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July 21, 2011 Autos Insider | U.S. completes Chrysler exit; Fiat now majority owner | The Detroit News

U.S. completes Chrysler exit; Fiat now majority owner



Washington- It's official: The U.S. Treasury has completed the sale of its stake in Chrysler Group LLC to Fiat SpA.

In early June, the Italian automaker Fiat agreed to acquire the U.S. Treasury's stake in Chrysler for $560 million, ending the Obama administration's involvement with the Auburn Hills automaker.

The deal finally passed all regulatory hurdles and the transaction was completed early today, a person briefed on the matter said. An official announcement is expected later today.

The White House and Chrysler didn't immediately comment.

The move finally gives the Italian automaker a 52 percent majority stake in Chrysler.

The U.S. exit ends a 30-month involvement of two administrations in saving the company from collapse, beginning with the Bush administration's decision to bail out Chrysler with $4 billion in December 2008.

"As Treasury exits its investment in Chrysler, it's clear that President Obama's decision to stand behind and restructure this company was the right one," said Treasury Secretary Tim Geithner in a statement in June.

In documents signed on June 2, Fiat agreed to pay $500 million for the U.S. government's 6 percent equity stake in Chrysler.

It is also paying $75 million for an option the Treasury held to acquire most of the rest of the company. Of that, $15 million will go to the Canadian government, which still holds a small equity stake.

The deal means taxpayers will see a $1.3 billion loss on the bailout. Chrysler received $12.5 billion in total, including $8.5 billion advanced by the Obama administration. The government had previously recovered about $10.6 billion.

In June, President Barack Obama praised the company's repayment of its outstanding $5.9 billion in U.S. government loans and interest.

The decision to save Chrysler has become a cornerstone of Obama's 2012 re-election effort, with the White House arguing jobs saved outweigh taxpayer losses.
 

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Canada’s federal and Ontario governments sell remaining stake in Chrysler to Fiat for $140M

Thursday, July 21, 12:55 PM

TORONTO — The Canadian federal and Ontario governments have sold their remaining stakes in automaker Chrysler to its parent company Fiat for $140 million.

The money is the final repayment of Canadian government loans that were given to the automaker two years ago as part of a $1.7 billion bailout to help the Detroit company survive the North American auto sector’s worst downturn ever.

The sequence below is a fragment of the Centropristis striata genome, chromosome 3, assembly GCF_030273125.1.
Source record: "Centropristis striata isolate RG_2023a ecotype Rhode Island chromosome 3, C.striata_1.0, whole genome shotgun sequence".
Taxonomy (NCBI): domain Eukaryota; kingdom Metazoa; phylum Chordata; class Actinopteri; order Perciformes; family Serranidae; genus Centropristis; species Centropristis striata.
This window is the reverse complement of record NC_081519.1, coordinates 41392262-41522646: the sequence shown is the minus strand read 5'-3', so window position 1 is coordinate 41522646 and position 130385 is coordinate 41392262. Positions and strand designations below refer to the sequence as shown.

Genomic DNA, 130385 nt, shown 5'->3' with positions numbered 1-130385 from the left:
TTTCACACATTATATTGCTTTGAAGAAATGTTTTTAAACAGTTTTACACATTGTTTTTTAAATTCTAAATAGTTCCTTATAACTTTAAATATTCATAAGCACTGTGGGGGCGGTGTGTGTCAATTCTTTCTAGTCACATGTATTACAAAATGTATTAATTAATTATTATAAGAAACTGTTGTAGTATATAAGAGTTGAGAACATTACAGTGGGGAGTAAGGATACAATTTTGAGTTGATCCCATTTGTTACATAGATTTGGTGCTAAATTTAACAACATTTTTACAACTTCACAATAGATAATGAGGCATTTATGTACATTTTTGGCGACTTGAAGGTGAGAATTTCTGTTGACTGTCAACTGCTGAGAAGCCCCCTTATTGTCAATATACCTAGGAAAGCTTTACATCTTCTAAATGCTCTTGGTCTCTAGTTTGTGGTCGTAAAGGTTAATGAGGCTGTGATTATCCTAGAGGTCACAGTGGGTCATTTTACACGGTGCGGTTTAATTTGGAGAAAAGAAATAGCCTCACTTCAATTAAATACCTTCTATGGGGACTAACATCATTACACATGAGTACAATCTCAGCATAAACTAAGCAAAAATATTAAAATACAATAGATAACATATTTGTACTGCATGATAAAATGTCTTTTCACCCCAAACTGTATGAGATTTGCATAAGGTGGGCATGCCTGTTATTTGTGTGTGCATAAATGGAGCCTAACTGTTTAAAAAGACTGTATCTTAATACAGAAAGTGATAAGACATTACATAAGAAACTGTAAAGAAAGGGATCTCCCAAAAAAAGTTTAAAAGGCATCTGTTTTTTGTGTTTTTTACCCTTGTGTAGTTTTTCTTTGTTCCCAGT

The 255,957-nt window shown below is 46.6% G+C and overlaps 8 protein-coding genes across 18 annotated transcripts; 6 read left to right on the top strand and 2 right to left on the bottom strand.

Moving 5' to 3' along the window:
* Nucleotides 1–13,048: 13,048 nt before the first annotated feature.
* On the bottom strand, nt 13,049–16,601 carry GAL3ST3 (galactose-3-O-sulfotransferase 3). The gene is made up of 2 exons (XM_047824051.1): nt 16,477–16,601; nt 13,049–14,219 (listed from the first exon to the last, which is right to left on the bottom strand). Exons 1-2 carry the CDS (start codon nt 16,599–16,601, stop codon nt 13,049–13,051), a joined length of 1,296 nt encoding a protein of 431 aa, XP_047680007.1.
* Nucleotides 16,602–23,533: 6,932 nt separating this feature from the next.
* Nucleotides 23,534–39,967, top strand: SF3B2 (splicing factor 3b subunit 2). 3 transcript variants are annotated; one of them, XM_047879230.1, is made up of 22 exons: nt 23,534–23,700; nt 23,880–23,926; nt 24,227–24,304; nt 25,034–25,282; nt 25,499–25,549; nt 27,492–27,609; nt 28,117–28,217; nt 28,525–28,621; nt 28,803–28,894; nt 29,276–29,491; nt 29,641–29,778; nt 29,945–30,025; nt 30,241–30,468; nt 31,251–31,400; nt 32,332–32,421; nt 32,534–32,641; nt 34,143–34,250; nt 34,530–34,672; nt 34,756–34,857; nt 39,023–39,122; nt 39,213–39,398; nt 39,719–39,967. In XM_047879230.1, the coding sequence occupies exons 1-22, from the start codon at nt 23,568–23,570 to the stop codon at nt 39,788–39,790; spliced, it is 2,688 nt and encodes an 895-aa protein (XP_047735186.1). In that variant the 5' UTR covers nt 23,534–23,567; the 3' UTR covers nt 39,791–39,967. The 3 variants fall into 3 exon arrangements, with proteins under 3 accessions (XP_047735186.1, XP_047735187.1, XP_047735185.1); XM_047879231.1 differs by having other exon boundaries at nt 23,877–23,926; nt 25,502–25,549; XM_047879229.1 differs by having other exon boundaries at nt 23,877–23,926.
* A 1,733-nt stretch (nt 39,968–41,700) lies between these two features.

The two Canadian governments received about a 1.7 percent stake in Chrysler when they initially made the loans.

Federal Finance Minister Jim Flaherty said Thursday that the sale marks an important step in the turnaround of the U.S.-based car maker.

 

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U.S. lost $14B on auto bailout... Excellent!


July 22, 2011


Yes, the U.S. government will lose money on the auto industry bailout. But, in return, we saved jobs and got an auto industry that's finally ready to compete.

NEW YORK --Including the $1.3 billion loss on its Chrysler investment, announced Thursday, the United States government has lost about $14 billion on the auto industry bail-out. All in all, it was a bargain.

That $14 billion figure is far less than than the $40 billion bath the Congressional Budget Office expected U.S. taxpayers to take in the total auto industry bailout.

Saying the U.S. taxpayer "lost money" is probably the wrong perspective, considering that spending no money at all likely would have meant a financial catastrophe for millions of Americans far in excess of a mere $14 billion.

Had GM and Chrysler collapsed, it would have cost the federal government about $28.6 billion in lost tax revenues and assistance to the unemployed in just the first two years alone, according to the Michigan-based Center for Automotive Research. In other words, doing nothing could have cost more than twice as much the bailout.

By the way, that $28.6 billion figure doesn't include the business taxes the federal government would have lost but can now expect from two large, profitable automakers and their suppliers. It also doesn't include any lost state and local tax revenue.

At any rate, the federal government didn't become involved in lending money to Chrysler, General Motors and others in the auto industry in order to make a profit. Had that been the goal, the Treasury Dept. should have bought Google stock, instead.

No, the government stepped in to secure a pillar of American industry that was in the process of disintegrating. In the year leading up to the Chrysler and General Motors' bankruptcies, the auto industry lost 400,000 jobs. Since the bailout, about 113,000 of those jobs have been recovered, according to the Treasury Department.

 
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